My mother in law, Alice never attended college as a young person. She’s making up for lost time now though. Twice a week she packs a lunch and goes to the local community college for the Learning In Retirement series of classes. You might find your aging parent in class somewhere, too. She loves it. There’s Trials of the Century, taught by a retired lawyer. And then there’s Controversial Issues.
Last week, my husband, Mikol, who is a psychologist, was visiting her and he went along to class. The topic of the day was medical marijuana. The instructor led the discussion by asking the class, which consisted of about 50 seniors, what their experience was and what their opinions were on using medical marijuana. The group had many elderly retired professionals in it: doctors, lawyers, accountants and others. Some were not formally educated, though it appeared there were many thoughtful people of all backgrounds contributing to the discussion.
Mikol observed that about half the class shared positive personal experiences with medical marijuana, singing its praises as a pain reliever, stress reducer, and help for insomniacs. The consensus was that medical marijuana is great and does not have the side effects of prescription drugs used for pain, stress and for sleep, say nothing of the risks and high cost of prescription pharmaceuticals. People reported being “strung out” on opiate pain medication until they started using medical marijuana. They got better relief and no addiction from marijuana, they said. Most felt it should be a mainstream remedy, not one that is in the legal hodgepodge that exists under our state and Federal governments.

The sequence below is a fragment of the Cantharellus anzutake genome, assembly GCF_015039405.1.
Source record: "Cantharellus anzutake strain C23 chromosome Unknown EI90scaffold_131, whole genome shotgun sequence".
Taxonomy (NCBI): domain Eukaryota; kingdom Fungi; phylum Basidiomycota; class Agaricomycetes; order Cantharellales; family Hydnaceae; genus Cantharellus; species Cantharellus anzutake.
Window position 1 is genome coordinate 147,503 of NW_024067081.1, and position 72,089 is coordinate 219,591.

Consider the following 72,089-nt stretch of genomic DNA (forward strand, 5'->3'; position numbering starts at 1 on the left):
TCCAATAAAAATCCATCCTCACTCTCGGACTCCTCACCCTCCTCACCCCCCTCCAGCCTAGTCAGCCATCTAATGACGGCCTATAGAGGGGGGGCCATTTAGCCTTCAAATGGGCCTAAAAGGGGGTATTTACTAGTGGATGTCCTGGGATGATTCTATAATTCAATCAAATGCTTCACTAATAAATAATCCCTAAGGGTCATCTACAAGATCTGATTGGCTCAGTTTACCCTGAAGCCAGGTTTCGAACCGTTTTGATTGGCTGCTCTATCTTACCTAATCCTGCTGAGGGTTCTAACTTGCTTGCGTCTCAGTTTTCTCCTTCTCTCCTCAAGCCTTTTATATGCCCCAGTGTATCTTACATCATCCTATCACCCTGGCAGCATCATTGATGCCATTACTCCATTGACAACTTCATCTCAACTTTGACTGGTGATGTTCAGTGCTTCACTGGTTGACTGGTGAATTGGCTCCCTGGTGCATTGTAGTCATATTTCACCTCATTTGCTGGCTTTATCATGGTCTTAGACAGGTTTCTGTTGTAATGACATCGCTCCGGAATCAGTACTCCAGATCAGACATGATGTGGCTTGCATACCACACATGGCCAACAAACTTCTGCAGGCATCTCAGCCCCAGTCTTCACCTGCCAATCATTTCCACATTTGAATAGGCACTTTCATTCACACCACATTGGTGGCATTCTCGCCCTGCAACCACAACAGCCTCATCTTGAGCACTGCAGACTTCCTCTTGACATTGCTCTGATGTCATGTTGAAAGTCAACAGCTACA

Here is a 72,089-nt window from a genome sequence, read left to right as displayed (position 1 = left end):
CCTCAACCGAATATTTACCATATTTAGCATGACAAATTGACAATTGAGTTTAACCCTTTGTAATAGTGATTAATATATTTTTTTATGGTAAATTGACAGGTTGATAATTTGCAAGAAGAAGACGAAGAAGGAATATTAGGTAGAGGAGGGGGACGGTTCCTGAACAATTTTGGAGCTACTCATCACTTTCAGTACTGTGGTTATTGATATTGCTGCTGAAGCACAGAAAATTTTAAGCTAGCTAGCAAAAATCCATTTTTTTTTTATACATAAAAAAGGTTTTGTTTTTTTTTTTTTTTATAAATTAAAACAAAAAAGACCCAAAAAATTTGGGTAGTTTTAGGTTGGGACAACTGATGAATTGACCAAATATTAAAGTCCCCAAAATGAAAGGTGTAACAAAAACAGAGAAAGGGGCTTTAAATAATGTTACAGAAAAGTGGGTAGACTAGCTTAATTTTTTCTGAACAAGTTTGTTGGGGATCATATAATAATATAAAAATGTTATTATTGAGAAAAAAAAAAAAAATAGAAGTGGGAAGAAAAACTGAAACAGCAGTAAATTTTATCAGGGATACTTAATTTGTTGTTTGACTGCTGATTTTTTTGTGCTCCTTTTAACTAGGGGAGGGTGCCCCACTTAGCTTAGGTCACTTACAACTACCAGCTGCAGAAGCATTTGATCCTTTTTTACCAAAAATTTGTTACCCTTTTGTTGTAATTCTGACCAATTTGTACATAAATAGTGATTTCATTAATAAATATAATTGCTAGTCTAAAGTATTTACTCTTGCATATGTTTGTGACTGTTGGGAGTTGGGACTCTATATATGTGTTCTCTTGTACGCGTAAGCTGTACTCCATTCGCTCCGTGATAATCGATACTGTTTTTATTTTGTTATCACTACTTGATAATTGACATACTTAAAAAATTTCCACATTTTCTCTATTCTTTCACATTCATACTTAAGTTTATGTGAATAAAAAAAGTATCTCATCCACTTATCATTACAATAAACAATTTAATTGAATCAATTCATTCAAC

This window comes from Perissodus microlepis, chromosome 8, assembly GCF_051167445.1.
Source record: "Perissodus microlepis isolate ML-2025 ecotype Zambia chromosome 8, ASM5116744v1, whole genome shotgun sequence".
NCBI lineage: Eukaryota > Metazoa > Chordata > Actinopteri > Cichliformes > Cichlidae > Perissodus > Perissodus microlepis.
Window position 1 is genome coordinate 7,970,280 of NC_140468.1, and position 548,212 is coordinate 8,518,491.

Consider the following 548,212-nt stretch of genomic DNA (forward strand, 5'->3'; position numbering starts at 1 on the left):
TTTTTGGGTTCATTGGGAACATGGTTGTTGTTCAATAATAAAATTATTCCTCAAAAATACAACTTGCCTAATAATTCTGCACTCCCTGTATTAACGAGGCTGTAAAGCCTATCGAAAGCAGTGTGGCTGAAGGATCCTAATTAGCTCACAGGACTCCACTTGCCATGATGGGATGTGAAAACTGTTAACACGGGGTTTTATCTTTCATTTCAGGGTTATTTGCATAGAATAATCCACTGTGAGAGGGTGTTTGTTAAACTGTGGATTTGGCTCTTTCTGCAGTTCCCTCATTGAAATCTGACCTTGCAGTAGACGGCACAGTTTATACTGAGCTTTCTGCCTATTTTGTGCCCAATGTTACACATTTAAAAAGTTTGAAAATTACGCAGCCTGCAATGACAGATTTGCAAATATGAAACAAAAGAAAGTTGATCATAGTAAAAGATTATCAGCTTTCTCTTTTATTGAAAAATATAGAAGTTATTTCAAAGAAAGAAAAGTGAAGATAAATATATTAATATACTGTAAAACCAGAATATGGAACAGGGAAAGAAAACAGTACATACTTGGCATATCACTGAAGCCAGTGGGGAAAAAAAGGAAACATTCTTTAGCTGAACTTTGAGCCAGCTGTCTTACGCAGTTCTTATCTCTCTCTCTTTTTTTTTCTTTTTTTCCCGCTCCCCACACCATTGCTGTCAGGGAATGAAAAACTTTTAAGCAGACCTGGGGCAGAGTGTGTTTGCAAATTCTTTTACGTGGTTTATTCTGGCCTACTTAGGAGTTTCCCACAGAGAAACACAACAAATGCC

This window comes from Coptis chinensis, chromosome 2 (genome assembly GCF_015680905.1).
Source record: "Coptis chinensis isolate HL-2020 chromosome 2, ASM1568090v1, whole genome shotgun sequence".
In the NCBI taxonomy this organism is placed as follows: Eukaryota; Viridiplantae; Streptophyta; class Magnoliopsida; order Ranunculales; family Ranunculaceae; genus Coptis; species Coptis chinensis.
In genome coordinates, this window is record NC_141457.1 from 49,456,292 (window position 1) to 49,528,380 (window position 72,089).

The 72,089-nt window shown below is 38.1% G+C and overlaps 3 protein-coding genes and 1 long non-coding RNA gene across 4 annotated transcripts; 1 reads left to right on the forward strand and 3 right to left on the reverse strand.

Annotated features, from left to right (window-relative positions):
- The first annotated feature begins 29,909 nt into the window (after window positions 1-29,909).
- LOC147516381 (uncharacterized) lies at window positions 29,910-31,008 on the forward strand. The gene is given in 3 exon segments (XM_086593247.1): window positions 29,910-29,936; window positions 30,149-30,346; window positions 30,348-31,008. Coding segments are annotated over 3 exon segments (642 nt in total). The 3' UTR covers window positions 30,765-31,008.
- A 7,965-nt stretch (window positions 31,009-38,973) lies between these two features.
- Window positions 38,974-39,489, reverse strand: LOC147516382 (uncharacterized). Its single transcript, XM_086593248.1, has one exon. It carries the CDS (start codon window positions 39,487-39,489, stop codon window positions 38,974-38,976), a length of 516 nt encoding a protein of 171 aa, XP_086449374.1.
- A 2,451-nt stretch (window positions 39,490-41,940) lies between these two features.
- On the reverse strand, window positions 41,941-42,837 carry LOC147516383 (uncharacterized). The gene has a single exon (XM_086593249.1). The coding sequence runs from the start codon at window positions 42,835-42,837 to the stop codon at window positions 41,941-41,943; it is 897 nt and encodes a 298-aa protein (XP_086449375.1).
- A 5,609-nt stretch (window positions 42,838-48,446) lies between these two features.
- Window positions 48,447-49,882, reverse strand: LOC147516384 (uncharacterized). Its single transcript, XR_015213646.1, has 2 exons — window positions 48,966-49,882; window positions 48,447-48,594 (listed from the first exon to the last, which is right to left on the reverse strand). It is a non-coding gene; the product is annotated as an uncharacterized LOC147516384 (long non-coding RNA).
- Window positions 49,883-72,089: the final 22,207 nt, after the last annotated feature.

Medical marijuana is legal in California, where Alice lives. However the conflict between Federal law, which still categorizes marijuana as a Category 1 controlled substance, and CA law which allows it for medical use, is still a problem. Those in favor of medical marijuana in the class argued that our society legalizes both smoking tobacco and using alcohol, which can do a great deal of harm to many. They expressed dismay that smoking tobacco is legal and is always harmful, while marijuana, which can be taken in edible products, is illegal under Federal law, but is far less likely to cause any harm. Now that strains of marijuana for medical use are available without the active ingredient, THC, that causes the “high” or alteration in consciousness, there was no objection to its use among those in the class. Their discussion was that you can get the benefit of the medicinal effects and you can choose a kind without THC, so there is every reason to permit it and stop prosecuting its use.
One of the leaders of the class was a retired D.A. He described his own struggle with abdominal pain from Crohn’s Disease which was so hard to manage until he tried medical marijuana. He got relief from his symptoms and will continue to use it despite the conflict with Federal law.
Alice finds the classes very stimulating and enjoys the discussion. As it happens, she has been trying out medical marijuana in edible (droplet) form for pain in her knees, which makes it hard to stand and get up from a chair or bed. This is a new effort to address her knee problem. Previously, she has tried every other possible form of treatment for her knees without significant improvement. So far, she says it’s helping. We’ll keep you posted. And no doubt, she will participate in the next class discussion on this topic.
Source: Forbes Business